The contract also contains an option for five additional systems to be installed into the rest of the Type 26 fleet.
Currently, the Mk 45 is used by the US Navy and ten other allied nations. BAE Systems has delivered more than 240 Mk 45 guns to date.
North Korea is reportedly building two new covered docks (pens) that could be used to protect ballistic missile submarines (SSBs).
According to IHS Jane’s, Airbus Defence and Space satellite imagery indicates that construction of the base for the SSBs near Sinpo in North Korea started between August 2009 and November 2012.
The new findings reveal that the base is located 2.25km south of the Sinpo shipyard, close to the Mayang-do Naval Base on the country's east coast.
Leidos completed the initial performance trials of the US Navy’s first unmanned surface vehicle Sea Hunter, built as part of the Defense Advanced Research Projects Agency's (DARPA) anti-submarine warfare continuous unmanned vessel (ACTUV) programme.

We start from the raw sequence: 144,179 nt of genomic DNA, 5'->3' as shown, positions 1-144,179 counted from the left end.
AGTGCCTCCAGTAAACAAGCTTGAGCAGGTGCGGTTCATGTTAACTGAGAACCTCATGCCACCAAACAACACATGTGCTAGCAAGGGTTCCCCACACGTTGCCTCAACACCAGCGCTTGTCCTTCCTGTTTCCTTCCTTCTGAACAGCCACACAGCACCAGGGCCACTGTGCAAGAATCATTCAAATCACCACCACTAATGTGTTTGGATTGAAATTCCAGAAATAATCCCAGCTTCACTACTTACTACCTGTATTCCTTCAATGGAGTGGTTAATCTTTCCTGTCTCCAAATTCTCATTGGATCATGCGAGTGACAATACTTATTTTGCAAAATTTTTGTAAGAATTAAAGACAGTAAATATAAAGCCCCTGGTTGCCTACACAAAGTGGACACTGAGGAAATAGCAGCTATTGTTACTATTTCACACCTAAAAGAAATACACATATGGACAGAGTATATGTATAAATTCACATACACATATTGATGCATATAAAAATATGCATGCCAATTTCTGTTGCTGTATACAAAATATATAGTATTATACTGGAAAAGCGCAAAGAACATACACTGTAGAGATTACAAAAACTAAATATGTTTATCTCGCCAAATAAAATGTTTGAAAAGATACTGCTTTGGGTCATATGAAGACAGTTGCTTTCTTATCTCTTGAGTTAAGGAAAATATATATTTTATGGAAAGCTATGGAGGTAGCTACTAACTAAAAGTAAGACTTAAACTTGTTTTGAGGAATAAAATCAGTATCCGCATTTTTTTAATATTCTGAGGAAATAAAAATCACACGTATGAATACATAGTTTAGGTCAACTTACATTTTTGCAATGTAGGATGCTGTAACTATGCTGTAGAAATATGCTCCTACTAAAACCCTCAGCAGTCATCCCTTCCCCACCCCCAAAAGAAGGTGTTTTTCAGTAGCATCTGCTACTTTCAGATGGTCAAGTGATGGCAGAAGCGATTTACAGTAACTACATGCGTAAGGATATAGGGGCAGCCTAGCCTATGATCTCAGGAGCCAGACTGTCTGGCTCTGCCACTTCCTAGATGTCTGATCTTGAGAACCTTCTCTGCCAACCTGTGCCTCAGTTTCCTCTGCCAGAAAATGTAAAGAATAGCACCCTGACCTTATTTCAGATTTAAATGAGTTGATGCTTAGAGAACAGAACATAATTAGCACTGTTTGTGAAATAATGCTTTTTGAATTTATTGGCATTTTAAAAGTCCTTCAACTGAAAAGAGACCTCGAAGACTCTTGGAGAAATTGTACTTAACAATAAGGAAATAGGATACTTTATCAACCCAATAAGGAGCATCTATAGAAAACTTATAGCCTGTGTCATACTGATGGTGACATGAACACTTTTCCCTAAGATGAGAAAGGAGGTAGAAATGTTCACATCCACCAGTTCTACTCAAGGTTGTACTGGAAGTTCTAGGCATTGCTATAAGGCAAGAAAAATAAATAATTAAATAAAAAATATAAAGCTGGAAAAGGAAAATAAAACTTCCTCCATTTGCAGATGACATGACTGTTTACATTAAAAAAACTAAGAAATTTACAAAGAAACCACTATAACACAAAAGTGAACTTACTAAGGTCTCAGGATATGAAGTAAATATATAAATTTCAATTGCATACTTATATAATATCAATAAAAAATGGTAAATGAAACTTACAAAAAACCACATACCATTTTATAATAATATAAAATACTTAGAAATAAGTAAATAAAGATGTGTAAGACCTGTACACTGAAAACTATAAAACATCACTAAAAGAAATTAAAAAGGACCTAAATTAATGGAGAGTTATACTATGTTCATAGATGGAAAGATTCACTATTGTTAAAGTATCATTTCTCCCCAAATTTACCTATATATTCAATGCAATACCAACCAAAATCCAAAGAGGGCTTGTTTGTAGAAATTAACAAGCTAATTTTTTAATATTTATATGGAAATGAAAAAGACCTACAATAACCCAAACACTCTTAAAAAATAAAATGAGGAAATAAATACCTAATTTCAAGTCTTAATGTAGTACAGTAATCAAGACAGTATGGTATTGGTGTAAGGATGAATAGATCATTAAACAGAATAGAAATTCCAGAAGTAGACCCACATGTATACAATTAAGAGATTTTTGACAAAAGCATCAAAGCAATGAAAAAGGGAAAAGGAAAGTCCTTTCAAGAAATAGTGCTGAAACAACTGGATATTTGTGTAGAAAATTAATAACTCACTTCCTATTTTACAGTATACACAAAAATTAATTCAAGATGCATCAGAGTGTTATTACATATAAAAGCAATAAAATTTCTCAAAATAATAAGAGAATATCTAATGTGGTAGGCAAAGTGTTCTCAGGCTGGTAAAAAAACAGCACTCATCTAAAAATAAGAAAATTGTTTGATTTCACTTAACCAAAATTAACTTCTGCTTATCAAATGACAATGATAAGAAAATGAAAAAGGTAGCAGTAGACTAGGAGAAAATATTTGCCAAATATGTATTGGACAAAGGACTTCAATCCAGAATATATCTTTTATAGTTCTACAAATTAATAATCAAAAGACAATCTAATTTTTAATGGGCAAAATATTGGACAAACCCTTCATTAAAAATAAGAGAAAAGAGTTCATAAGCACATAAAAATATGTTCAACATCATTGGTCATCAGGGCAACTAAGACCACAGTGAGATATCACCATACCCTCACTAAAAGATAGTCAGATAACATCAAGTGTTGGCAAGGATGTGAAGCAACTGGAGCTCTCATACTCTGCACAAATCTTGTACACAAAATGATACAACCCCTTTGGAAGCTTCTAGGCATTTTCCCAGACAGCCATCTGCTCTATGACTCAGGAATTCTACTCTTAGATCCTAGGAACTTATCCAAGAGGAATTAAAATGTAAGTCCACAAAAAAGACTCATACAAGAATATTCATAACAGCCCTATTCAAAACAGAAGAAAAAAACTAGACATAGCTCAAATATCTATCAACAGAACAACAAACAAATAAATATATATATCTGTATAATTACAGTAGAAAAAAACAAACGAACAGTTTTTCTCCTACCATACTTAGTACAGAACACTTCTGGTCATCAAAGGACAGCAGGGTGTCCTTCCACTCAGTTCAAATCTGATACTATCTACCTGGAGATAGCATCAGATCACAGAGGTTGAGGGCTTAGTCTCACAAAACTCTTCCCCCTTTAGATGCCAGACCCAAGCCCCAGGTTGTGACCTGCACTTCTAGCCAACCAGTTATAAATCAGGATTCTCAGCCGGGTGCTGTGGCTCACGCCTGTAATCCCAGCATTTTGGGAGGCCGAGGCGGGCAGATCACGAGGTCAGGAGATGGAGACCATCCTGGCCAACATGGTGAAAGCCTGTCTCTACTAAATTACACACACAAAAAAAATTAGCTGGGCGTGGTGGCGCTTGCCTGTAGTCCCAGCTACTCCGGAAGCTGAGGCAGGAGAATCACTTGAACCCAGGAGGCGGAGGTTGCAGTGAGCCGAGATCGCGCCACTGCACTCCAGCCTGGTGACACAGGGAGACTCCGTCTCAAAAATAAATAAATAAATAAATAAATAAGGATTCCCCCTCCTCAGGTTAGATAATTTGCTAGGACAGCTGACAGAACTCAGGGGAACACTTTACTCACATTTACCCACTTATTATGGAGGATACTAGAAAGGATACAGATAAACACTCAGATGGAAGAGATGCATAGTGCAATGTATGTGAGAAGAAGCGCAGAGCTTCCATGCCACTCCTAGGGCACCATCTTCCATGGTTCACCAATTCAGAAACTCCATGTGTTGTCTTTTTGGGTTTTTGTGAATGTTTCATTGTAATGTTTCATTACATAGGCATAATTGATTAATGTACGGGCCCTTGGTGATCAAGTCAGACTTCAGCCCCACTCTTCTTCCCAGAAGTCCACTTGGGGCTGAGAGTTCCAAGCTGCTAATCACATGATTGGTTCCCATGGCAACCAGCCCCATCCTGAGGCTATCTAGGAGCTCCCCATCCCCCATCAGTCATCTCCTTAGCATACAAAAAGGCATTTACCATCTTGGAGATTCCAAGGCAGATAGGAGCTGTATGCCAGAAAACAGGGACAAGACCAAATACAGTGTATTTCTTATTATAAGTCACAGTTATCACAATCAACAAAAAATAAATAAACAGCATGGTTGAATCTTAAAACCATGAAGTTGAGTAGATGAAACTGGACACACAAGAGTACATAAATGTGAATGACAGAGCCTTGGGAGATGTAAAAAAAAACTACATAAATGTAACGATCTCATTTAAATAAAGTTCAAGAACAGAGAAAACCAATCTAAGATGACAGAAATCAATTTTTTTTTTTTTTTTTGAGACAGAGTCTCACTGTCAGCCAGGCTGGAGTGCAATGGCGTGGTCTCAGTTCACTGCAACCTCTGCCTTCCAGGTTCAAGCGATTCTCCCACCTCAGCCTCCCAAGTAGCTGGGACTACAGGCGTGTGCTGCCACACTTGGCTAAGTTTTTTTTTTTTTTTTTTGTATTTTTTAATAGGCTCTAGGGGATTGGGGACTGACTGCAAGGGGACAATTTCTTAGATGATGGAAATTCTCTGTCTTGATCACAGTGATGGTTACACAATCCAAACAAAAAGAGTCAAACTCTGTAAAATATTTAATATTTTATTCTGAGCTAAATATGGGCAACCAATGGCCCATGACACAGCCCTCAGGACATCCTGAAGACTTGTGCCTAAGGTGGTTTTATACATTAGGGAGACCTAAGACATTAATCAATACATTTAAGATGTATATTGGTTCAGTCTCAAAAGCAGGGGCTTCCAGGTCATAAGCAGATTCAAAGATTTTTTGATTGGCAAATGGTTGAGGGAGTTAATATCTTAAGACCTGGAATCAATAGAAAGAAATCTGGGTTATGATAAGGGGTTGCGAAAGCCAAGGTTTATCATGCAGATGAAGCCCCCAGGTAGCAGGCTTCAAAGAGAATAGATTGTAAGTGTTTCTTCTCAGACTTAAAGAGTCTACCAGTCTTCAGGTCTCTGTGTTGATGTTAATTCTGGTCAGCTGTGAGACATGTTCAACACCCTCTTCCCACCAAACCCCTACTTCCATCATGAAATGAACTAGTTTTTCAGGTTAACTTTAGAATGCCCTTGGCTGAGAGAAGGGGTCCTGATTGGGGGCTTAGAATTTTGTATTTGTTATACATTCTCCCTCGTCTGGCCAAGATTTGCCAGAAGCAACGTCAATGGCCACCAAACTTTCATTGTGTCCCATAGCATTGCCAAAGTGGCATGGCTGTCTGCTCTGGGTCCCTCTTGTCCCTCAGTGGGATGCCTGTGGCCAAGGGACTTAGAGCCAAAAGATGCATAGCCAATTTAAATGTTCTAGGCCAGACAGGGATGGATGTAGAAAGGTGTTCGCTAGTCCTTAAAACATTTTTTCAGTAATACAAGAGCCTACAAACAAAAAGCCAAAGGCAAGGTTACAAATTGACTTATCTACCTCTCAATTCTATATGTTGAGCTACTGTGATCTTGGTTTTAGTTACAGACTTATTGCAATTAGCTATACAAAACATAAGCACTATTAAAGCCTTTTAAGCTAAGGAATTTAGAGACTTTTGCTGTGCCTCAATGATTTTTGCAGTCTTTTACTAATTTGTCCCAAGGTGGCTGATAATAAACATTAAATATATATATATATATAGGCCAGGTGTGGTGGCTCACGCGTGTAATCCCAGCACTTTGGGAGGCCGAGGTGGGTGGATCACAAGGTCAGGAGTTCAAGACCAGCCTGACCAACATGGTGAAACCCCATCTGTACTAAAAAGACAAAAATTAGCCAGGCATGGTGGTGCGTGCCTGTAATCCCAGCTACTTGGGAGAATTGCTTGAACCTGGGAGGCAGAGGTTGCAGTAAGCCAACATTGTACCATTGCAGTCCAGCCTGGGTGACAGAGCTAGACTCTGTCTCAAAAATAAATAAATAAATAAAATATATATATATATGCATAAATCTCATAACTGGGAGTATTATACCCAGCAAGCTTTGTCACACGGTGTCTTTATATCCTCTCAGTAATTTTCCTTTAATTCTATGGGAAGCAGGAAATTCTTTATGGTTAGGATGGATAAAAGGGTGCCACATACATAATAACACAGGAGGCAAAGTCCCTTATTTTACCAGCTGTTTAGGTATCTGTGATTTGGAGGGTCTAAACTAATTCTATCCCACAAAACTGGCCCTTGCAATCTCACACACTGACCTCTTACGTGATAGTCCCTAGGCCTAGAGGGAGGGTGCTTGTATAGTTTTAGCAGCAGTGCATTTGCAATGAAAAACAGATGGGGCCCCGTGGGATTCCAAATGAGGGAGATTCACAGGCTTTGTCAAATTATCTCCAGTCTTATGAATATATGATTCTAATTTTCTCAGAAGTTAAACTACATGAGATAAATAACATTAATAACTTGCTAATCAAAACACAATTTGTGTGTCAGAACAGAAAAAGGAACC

The technology demonstration system trials were conducted off the coast of San Diego, California, US.
During the trials, the 132ft-long trimaran vessel met all performance objectives for speed, manoeuvrability, stability, seakeeping, acceleration / deceleration, and fuel consumption of the vessel.
The test also intended to evaluate the vessel’s mechanical system reliability while at sea.
Saab been awarded an order from the Swedish Defence Material Administration (FMV) to modify and upgrade the Swedish Navy's two Koster-class mine countermeasures vessels (MCMVs).
The Skr147m ($17.41m) contract covers the 2016-2017 period, and comes with options for additional orders between 2017 and 2018, which will amount to an extra Skr139m ($16.46m) if exercised.
Under the contract, Saab will perform mission system modifications and renovations, as well as enhance the propulsion system, including chemical, biological, radiological and nuclear (CBRN) detection and protection functionality improvements.